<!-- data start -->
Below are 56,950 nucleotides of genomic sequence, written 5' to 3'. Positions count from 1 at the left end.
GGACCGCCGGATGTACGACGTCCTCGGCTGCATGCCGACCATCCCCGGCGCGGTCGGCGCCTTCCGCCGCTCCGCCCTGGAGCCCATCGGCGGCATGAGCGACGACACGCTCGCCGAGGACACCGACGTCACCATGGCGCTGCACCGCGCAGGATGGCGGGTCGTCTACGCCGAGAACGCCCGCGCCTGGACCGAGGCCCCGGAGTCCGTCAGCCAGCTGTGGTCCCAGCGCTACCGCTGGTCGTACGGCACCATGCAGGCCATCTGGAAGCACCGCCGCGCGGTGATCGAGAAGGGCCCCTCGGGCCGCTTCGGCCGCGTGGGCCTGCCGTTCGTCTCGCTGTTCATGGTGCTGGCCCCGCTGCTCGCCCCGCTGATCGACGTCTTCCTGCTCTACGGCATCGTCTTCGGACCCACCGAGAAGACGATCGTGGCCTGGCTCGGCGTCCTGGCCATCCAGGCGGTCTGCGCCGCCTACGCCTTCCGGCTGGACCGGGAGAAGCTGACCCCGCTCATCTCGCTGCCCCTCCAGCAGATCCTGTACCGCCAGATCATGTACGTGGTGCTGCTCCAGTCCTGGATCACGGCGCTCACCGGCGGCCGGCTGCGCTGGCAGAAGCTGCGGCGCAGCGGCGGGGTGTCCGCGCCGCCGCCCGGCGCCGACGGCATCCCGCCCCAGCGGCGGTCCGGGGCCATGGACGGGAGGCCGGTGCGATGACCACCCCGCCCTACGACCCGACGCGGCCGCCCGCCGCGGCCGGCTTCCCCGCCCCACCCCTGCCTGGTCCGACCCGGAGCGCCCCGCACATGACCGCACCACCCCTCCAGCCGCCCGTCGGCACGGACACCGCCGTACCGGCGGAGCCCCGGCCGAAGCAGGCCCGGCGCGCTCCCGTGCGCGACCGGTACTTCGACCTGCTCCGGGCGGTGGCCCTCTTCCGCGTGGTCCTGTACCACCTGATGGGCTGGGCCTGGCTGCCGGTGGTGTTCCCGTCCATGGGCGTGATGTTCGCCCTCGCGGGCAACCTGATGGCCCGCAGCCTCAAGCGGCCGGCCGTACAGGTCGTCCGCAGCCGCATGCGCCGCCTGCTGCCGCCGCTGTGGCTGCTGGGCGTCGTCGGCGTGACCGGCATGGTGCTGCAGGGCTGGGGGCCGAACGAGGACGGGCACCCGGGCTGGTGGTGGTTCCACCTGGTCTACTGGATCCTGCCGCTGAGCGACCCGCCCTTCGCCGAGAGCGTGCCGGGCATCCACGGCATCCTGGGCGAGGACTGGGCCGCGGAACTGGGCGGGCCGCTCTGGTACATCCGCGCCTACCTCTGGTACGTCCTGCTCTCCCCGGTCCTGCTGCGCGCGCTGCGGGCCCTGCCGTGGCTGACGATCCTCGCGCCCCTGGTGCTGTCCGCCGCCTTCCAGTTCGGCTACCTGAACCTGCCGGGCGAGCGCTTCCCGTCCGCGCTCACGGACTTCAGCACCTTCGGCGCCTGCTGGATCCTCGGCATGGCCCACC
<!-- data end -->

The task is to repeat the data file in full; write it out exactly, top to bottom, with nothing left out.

Below are 56,950 nucleotides of genomic sequence, written 5' to 3'. Positions count from 1 at the left end.
GGACCGCCGGATGTACGACGTCCTCGGCTGCATGCCGACCATCCCCGGCGCGGTCGGCGCCTTCCGCCGCTCCGCCCTGGAGCCCATCGGCGGCATGAGCGACGACACGCTCGCCGAGGACACCGACGTCACCATGGCGCTGCACCGCGCAGGATGGCGGGTCGTCTACGCCGAGAACGCCCGCGCCTGGACCGAGGCCCCGGAGTCCGTCAGCCAGCTGTGGTCCCAGCGCTACCGCTGGTCGTACGGCACCATGCAGGCCATCTGGAAGCACCGCCGCGCGGTGATCGAGAAGGGCCCCTCGGGCCGCTTCGGCCGCGTGGGCCTGCCGTTCGTCTCGCTGTTCATGGTGCTGGCCCCGCTGCTCGCCCCGCTGATCGACGTCTTCCTGCTCTACGGCATCGTCTTCGGACCCACCGAGAAGACGATCGTGGCCTGGCTCGGCGTCCTGGCCATCCAGGCGGTCTGCGCCGCCTACGCCTTCCGGCTGGACCGGGAGAAGCTGACCCCGCTCATCTCGCTGCCCCTCCAGCAGATCCTGTACCGCCAGATCATGTACGTGGTGCTGCTCCAGTCCTGGATCACGGCGCTCACCGGCGGCCGGCTGCGCTGGCAGAAGCTGCGGCGCAGCGGCGGGGTGTCCGCGCCGCCGCCCGGCGCCGACGGCATCCCGCCCCAGCGGCGGTCCGGGGCCATGGACGGGAGGCCGGTGCGATGACCACCCCGCCCTACGACCCGACGCGGCCGCCCGCCGCGGCCGGCTTCCCCGCCCCACCCCTGCCTGGTCCGACCCGGAGCGCCCCGCACATGACCGCACCACCCCTCCAGCCGCCCGTCGGCACGGACACCGCCGTACCGGCGGAGCCCCGGCCGAAGCAGGCCCGGCGCGCTCCCGTGCGCGACCGGTACTTCGACCTGCTCCGGGCGGTGGCCCTCTTCCGCGTGGTCCTGTACCACCTGATGGGCTGGGCCTGGCTGCCGGTGGTGTTCCCGTCCATGGGCGTGATGTTCGCCCTCGCGGGCAACCTGATGGCCCGCAGCCTCAAGCGGCCGGCCGTACAGGTCGTCCGCAGCCGCATGCGCCGCCTGCTGCCGCCGCTGTGGCTGCTGGGCGTCGTCGGCGTGACCGGCATGGTGCTGCAGGGCTGGGGGCCGAACGAGGACGGGCACCCGGGCTGGTGGTGGTTCCACCTGGTCTACTGGATCCTGCCGCTGAGCGACCCGCCCTTCGCCGAGAGCGTGCCGGGCATCCACGGCATCCTGGGCGAGGACTGGGCCGCGGAACTGGGCGGGCCGCTCTGGTACATCCGCGCCTACCTCTGGTACGTCCTGCTCTCCCCGGTCCTGCTGCGCGCGCTGCGGGCCCTGCCGTGGCTGACGATCCTCGCGCCCCTGGTGCTGTCCGCCGCCTTCCAGTTCGGCTACCTGAACCTGCCGGGCGAGCGCTTCCCGTCCGCGCTCACGGACTTCAGCACCTTCGGCGCCTGCTGGATCCTCGGCATGGCCCACC